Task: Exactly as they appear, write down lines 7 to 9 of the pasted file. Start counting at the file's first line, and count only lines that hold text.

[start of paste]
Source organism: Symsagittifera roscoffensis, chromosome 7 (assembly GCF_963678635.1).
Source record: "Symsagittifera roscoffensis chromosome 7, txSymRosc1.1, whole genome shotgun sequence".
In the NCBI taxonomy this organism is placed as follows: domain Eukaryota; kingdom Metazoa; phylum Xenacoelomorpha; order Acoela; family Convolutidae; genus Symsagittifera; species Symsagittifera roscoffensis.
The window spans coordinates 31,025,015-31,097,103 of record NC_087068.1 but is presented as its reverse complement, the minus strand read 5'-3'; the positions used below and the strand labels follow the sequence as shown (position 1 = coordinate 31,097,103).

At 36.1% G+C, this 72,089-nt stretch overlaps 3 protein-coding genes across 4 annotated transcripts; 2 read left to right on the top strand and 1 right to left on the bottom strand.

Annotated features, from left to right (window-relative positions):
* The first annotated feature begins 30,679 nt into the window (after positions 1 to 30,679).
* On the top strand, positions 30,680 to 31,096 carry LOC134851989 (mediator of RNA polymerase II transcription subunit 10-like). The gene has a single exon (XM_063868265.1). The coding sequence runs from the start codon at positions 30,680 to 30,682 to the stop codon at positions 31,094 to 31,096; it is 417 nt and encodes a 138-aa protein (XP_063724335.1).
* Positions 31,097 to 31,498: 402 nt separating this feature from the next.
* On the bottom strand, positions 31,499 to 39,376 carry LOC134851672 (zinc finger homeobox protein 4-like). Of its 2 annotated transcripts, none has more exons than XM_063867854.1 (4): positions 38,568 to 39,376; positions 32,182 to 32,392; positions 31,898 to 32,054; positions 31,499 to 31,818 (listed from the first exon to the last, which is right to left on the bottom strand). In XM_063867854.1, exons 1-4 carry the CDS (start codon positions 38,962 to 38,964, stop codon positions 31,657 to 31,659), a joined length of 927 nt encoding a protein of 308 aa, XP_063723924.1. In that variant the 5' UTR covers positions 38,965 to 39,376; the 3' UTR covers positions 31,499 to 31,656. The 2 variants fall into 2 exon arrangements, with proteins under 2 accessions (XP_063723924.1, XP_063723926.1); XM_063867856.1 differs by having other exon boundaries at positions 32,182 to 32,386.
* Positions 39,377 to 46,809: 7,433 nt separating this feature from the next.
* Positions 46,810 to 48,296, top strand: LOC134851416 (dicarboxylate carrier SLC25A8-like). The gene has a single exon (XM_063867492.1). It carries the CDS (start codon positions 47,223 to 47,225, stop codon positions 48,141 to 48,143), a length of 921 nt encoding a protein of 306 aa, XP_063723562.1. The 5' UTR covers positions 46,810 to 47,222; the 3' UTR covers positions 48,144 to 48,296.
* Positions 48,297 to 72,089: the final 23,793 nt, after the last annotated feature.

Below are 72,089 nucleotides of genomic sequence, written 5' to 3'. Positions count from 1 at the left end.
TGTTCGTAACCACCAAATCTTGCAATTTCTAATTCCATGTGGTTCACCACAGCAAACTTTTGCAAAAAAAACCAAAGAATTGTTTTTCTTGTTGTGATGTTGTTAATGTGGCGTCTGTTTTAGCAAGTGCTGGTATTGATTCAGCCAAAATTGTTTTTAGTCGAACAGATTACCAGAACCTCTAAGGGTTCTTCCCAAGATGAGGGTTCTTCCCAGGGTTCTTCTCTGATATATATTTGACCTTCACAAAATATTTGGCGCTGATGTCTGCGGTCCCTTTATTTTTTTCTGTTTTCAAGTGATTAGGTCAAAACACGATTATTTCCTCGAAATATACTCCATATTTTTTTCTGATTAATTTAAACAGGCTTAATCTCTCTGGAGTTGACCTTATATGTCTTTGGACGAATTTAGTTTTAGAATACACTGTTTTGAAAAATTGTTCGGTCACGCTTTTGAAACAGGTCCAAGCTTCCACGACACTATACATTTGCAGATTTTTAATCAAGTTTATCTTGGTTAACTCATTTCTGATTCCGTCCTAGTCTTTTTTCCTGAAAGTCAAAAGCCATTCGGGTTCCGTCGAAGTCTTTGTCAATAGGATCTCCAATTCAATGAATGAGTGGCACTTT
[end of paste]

* The first annotated feature begins 30,679 nt into the window (after positions 1 to 30,679).
* On the top strand, positions 30,680 to 31,096 carry LOC134851989 (mediator of RNA polymerase II transcription subunit 10-like). The gene has a single exon (XM_063868265.1). The coding sequence runs from the start codon at positions 30,680 to 30,682 to the stop codon at positions 31,094 to 31,096; it is 417 nt and encodes a 138-aa protein (XP_063724335.1).
* Positions 31,097 to 31,498: 402 nt separating this feature from the next.